Supply and Demand is a very simple concept that gets lost when people trade or invest in the markets. All market speculators share the same goal, which is to enjoy consistent low risk profits. To accomplish this goal, you must be able to identify market turning points as this is the only way to attain low risk and high reward entries into market positions. Whether you are a short term day trader or a longer term investor, nothing changes. Identifying key market turning points is the only way to attain the ideal risk / reward opportunity.
Leading Extended Learning Track (XLT) sessions for so long, I have come across many people in the program. Occasionally, I receive an email from a member that is not satisfied with their results and desires better returns. Most of the time they are not necessarily losing money, but they are not making money or are not making enough money and desire more. One of my first questions to them has to do with strategy. I ask them, “Do you have a plan and are you following that plan?” Half the time the answer is no so we dive into creating a proper plan and the importance of following that plan. The other half says they do have a plan and, for the most part, follow it much of the time. For this group, my questions turn to the details of their plan, the strategy, where I look to see if their rules are proper or not. Sometimes, there one or two incorrect rules and the student doesn’t know it, so we correct them. In my many years of experience, I have found that most of the time there is one specific and crucial rule that is missing from people’s plans more than any other and that is the focus on this piece.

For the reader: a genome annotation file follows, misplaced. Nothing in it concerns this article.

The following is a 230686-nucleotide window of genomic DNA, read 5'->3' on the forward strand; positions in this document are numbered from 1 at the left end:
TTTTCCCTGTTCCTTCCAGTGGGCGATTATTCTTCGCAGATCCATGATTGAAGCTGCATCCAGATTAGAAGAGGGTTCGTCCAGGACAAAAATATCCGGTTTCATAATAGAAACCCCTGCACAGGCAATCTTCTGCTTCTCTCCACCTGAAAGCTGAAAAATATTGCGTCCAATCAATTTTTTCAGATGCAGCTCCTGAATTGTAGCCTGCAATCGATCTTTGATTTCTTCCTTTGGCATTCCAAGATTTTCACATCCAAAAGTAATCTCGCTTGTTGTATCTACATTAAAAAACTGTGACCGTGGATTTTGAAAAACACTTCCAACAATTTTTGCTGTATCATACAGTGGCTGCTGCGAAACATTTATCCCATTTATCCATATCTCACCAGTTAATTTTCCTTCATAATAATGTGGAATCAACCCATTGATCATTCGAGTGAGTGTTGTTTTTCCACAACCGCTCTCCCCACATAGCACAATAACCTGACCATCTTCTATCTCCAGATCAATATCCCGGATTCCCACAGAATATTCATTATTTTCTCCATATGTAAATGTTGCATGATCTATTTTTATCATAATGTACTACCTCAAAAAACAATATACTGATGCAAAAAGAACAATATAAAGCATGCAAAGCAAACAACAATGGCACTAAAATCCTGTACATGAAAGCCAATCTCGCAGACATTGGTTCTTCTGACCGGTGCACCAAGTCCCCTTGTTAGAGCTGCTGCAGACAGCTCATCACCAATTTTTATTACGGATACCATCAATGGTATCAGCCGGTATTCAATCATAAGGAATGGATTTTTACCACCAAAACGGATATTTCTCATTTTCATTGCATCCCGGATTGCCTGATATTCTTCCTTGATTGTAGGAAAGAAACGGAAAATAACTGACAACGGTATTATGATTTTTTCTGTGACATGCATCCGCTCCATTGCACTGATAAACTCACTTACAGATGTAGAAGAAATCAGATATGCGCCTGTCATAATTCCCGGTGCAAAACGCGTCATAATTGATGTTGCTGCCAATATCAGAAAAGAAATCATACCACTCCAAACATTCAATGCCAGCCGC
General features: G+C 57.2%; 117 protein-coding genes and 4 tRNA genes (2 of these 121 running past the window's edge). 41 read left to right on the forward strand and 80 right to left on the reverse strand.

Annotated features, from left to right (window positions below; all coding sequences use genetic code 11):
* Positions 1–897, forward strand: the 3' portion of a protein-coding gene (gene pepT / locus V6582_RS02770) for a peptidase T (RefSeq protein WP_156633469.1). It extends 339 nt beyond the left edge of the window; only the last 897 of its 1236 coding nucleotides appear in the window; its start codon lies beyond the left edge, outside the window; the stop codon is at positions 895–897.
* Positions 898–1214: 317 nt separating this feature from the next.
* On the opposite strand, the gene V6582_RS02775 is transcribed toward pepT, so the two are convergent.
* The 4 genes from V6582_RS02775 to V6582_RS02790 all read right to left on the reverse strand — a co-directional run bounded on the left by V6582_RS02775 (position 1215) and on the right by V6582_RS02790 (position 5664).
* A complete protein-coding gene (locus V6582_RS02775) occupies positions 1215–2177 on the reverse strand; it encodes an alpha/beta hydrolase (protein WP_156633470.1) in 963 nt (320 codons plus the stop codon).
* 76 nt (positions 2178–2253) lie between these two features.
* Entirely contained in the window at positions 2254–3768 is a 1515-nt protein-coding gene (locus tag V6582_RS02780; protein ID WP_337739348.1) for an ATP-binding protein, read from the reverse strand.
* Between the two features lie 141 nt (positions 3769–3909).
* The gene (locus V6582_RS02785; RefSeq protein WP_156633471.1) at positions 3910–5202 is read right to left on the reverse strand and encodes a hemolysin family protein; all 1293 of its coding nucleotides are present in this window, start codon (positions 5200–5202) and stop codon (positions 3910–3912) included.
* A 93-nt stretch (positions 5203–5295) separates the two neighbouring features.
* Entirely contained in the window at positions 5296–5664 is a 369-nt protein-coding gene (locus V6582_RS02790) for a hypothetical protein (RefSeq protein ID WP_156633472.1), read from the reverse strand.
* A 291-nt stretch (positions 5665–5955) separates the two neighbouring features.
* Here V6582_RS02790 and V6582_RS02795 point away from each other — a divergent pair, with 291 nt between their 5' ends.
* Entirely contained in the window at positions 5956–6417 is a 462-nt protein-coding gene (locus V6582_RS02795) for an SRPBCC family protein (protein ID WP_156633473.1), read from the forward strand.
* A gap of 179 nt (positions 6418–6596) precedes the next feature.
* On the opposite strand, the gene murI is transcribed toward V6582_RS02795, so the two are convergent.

Before we discuss this rule and its importance, let’s first turn our attention back to market turning points. Where are market turning points? Price movement in any and all markets is a function of an ongoing supply and demand equation. Market prices turn at price levels where this simple and straight forward equation is out of balance. Therefore, price in any market turns at price levels where supply and demand are out of balance, which means the strongest turns in price occur at price levels where supply and demand are most out of balance. So, the question for us is this: what exactly does this picture look like on a price chart?
When I ask students this question, they quickly describe the picture of supply and demand that I have shown in articles for years. These are the pictures that clearly show price levels where supply and demand are out of balance which is what we as market speculators are looking for. Next, students go right into their rules for entries, targets and stops; and as this is where I stop them. They are ignoring perhaps the most crucial rule that should be included in their trading plan. Drop – Base – Rally, for example, may be the picture of a price level where demand exceeds supply, a demand level. But, what EXACTLY is a demand level for you and your trading plan? I find that most people don’t quantify this with numbers. Quantifying exactly what “demand” (or supply) is to you and your plan is a key component to a trading plan that gives you an edge over other trading plans that don’t. We have a number of “Odds Enhancers” at Online Trading Academy which are key to quantifying and identifying real supply and demand. To explain this further and dive into the details of one of the most important Odds Enhancers, let’s look at a recent trading example.